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Chapter: Paediatrics: Inherited metabolic disease

Paediatrics: Metabolic syndromes: neurological

There are 7 presentations of IMD with neurological features.

Metabolic syndromes: neurological


There are 7 presentations of IMD with neurological features.


Chronic encephalopathy


Grey matter: developmental delay, psychomotor retardation


Developmental delay is a common problem, but the features that warrant investigation for IMD include:

   Global delay affecting all areas of development.

   Progressive course with loss of developmental milestones.

   Objective evidence of neurological dysfunction (e.g. special senses, pyramidal tract, extrapyramidal, cranial nerves).

   Severe behaviours including irritability, impulsiveness, aggressiveness, and hyperactivity.

   Seizures (complex partial or myoclonic) originating early in life that are resistant to usual therapy.


Causes include vitamin B6 dependency; biotinidase deficiency; neuronal ceroid-lipofuscinosis; GM2 gangliosidosis; cherry-red spot–myoclonus syn-drome (sialidosis type I); Leigh disease; Alper’s disease; MELAS (mitochon-drial encephalopathy–lactic acidosis and stroke-like episodes syndrome).


White matter: gross motor delay, weakness, and incoordination


   Central involvement only: Canavan disease; Alexander disease; GM2 gangliosidosis; GM1 gangliosidosis; X-linked adrenoleucodystrophy (ALD); amino acidurias, organic acidurias.


   Central and peripheral involvement: metachromatic leucodystrophy (MLD); Krabbe leucodystrophy; peroxisomal disorders.


Chronic encephalopathy with abnormalities outside the CNS


   Muscle: mitochondrial myopathy.

   Hepatosplenomegaly +/– bone: Gaucher disease, Niemann–Pick disease, mucopolysaccharidosis (MPS) I–IV (Hurler disease, Hunter disease, Sanfilippo disease, Sly disease), GM1 gangliosidosis, sialidosis II, Zellweger.

   Skin +/– connective tissue: homocystinuria; Menkes; fucosidosis; multiple sulphatase deficiency; galactosialidosis; prolidase deficiency.



Investigations for chronic encephalopathy


·  Clinical: developmental assessment and neurological examination


   Imaging: MRI of head; X-rays of hands, chest, lateral spine

   Blood: plasma amino acids; ammonia; lactate

   Urine: amino acids, organic acids, and mucopolysaccharide and oligosaccharide screen

   Electrophysiology: auditory brainstem reflexes; visual-evoked potentials; somatosensory-evoked potentials; nerve conduction;


Acute encephalopathy


Deterioration in level of consciousness resulting from IMD:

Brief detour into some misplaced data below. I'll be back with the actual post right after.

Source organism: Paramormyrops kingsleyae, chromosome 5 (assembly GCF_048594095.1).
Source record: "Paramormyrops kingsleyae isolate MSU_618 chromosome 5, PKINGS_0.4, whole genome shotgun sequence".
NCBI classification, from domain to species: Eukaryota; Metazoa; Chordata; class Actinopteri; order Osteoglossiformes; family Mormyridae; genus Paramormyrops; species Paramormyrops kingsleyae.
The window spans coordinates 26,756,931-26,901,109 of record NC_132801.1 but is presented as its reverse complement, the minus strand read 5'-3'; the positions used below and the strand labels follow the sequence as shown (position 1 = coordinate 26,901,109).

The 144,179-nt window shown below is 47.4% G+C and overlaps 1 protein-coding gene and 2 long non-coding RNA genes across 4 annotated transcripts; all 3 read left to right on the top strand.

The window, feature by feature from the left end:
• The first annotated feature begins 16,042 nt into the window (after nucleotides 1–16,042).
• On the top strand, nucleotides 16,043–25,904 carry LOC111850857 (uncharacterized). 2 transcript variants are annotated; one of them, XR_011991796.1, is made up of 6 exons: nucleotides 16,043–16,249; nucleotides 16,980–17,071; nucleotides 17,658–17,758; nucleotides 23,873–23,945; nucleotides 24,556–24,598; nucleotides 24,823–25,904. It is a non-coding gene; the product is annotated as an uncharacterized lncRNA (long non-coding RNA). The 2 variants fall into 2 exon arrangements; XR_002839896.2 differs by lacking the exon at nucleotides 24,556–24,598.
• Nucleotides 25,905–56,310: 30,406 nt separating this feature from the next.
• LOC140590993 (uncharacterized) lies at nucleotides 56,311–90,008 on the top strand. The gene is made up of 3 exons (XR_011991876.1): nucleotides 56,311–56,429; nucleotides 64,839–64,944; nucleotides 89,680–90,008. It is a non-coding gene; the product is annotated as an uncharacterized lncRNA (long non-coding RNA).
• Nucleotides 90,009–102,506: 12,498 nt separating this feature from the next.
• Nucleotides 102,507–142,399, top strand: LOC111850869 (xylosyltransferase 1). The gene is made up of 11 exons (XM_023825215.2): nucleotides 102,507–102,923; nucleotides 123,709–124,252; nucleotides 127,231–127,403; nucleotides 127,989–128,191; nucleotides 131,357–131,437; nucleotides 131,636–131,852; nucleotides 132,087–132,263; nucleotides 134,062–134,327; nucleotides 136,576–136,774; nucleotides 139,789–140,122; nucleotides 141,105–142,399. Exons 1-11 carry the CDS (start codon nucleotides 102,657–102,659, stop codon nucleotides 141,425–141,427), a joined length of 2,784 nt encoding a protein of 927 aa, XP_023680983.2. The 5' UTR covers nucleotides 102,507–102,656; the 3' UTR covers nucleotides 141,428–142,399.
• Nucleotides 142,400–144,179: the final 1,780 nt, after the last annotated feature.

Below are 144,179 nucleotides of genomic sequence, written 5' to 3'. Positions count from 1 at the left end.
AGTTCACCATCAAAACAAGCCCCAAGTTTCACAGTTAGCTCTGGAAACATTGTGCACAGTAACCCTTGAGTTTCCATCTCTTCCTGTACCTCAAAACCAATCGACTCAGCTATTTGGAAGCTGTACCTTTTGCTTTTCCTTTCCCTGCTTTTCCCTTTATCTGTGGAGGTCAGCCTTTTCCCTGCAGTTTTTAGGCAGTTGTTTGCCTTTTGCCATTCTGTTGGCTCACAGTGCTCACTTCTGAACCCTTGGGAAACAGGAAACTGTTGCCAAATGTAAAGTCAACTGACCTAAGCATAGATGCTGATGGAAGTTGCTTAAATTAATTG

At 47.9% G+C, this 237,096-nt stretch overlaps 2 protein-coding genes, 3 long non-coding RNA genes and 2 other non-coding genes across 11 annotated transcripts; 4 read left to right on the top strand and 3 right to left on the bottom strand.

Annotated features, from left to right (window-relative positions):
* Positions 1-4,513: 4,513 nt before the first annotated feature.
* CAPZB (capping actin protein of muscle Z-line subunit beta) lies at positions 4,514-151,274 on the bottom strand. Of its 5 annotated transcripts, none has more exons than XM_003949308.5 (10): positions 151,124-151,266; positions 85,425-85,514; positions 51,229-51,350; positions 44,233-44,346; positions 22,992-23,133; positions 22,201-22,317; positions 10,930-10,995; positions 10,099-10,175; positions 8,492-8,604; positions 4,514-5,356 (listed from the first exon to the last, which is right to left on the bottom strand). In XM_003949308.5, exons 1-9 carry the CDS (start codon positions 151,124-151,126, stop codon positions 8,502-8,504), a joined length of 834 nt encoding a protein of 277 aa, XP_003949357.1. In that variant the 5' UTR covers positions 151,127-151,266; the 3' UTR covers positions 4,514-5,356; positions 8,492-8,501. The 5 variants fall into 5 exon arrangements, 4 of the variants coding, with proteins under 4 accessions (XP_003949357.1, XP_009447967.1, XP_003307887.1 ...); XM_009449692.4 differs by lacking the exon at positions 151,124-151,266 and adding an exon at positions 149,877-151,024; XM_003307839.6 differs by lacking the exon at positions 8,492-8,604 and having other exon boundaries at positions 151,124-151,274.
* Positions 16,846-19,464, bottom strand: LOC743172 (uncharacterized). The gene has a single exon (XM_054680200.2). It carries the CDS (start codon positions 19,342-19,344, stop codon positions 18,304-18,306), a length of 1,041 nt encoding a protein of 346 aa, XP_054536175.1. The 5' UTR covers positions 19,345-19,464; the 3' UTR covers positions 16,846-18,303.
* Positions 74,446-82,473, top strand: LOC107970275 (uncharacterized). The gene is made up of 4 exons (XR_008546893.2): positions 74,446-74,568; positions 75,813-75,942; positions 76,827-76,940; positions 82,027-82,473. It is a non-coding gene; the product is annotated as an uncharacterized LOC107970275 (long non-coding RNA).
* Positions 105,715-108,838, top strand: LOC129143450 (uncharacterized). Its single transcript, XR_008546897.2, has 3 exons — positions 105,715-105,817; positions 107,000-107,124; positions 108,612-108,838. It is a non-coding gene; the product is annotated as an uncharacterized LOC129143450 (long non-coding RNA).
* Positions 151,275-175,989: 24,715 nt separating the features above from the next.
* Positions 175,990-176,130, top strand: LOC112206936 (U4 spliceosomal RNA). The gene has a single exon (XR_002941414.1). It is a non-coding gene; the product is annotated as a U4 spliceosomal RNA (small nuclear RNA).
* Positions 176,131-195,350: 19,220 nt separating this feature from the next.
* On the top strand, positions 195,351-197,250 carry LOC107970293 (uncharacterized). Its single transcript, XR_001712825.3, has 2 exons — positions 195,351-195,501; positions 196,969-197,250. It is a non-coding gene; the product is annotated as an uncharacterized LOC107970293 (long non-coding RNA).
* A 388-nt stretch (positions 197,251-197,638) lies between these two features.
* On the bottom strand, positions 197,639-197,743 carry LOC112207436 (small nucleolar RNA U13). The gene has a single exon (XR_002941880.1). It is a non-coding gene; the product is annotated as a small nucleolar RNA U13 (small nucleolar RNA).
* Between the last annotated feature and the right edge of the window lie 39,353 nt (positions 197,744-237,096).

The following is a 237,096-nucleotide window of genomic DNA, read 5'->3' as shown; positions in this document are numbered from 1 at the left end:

may occur in a previously healthy child;


usually shows no focal features, but ataxia may be present;


may start with unusual behaviour;


·progresses rapidly, even to the stage of coma.


The likely causes are: hyperammonaemia; amino aci-dopathy; organic aciduria; fatty acid oxidation defect; mitochondrial defect; hypoglycaemia.




The IMD associated with stroke or stroke-like episodes are:



Fabry disease.


Organic acidopathy: methylmalonic acidaemia; propionic acidaemia; isovaleric acidaemia; glutaric aciduria I and II.


Ornithine transcarbamoylase deficiency.




Congenital disorder of glycosylation type 1A.


Familial hemiplegic migraine.


Movement disorder


Ataxia: maple syrup urine disease; pyruvate dehydrogenase deficiency; Friedreich ataxia; abetalipoproteinaemia.

Choreoathetosis and dystonia: glutaric aciduria I; Lesch–Nyhan disease; triose phosphate isomerase deficiency.

Parkinsonism: Wilson disease; tyrosine hydroxylase deficiency.




Acute intermittent muscle weakness: hyperkalaemic periodic paralysis; paramyotonia congenita; hypokalaemic periodic paralysis.


·Progressive muscle weakness: glycogen storage disease II (GSD, Pompe disease); GSD III.


Exercise intolerance with cramps and myoglobinuria: myophosphorylase deficiency, carnitine palmitoyltransferase II.

Myopathy as a manifestation of multisystem disease: mitochondrial myopathies.


Autonomic dysfunction 

The causes include: dopamine B-hydroxylase deficiency; neurovisceral porphyrias; Fabry disease; MPS I–III; occipital horn syndrome; mitochondrial neurogastrointestinal encephalomyopathy.


Psychiatric problems


The causes include the following:

Child: MPS II; MPS III; X-linked ALD; Lesch–Nyhan syndrome.


Adolescent: late-onset MLD; late-onset GM2 gangliosidosis; porphyria; Wilson disease; Wolfram syndrome; cerebrotendinous xanthomatosis; urea cycle defect; homocystinuria; adult onset neuronal ceroid lipofuscinosis.


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